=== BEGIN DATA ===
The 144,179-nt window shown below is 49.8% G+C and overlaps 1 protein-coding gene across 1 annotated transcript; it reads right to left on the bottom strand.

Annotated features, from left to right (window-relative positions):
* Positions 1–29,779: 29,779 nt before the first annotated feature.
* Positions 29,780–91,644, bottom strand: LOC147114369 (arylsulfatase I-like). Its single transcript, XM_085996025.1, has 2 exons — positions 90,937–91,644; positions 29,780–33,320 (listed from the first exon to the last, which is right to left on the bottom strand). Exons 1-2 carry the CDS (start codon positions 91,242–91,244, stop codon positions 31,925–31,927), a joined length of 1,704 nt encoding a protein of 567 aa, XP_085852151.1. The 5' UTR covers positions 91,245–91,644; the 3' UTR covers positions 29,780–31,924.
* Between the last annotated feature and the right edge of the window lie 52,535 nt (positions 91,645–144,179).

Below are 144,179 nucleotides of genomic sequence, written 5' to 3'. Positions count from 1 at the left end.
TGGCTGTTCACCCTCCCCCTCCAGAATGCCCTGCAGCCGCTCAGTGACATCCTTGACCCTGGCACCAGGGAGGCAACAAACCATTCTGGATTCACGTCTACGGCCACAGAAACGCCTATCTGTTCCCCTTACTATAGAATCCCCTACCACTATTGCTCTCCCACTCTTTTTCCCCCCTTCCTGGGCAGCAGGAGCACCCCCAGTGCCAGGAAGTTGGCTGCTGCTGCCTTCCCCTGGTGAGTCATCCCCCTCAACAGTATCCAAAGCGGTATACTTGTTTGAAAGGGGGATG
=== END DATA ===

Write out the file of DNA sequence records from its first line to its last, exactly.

The 144,179-nt window shown below is 49.8% G+C and overlaps 1 protein-coding gene across 1 annotated transcript; it reads right to left on the bottom strand.

Annotated features, from left to right (window-relative positions):
* Positions 1–29,779: 29,779 nt before the first annotated feature.
* Positions 29,780–91,644, bottom strand: LOC147114369 (arylsulfatase I-like). Its single transcript, XM_085996025.1, has 2 exons — positions 90,937–91,644; positions 29,780–33,320 (listed from the first exon to the last, which is right to left on the bottom strand). Exons 1-2 carry the CDS (start codon positions 91,242–91,244, stop codon positions 31,925–31,927), a joined length of 1,704 nt encoding a protein of 567 aa, XP_085852151.1. The 5' UTR covers positions 91,245–91,644; the 3' UTR covers positions 29,780–31,924.
* Between the last annotated feature and the right edge of the window lie 52,535 nt (positions 91,645–144,179).

Below are 144,179 nucleotides of genomic sequence, written 5' to 3'. Positions count from 1 at the left end.
TGGCTGTTCACCCTCCCCCTCCAGAATGCCCTGCAGCCGCTCAGTGACATCCTTGACCCTGGCACCAGGGAGGCAACAAACCATTCTGGATTCACGTCTACGGCCACAGAAACGCCTATCTGTTCCCCTTACTATAGAATCCCCTACCACTATTGCTCTCCCACTCTTTTTCCCCCCTTCCTGGGCAGCAGGAGCACCCCCAGTGCCAGGAAGTTGGCTGCTGCTGCCTTCCCCTGGTGAGTCATCCCCCTCAACAGTATCCAAAGCGGTATACTTGTTTGAAAGGGGGATG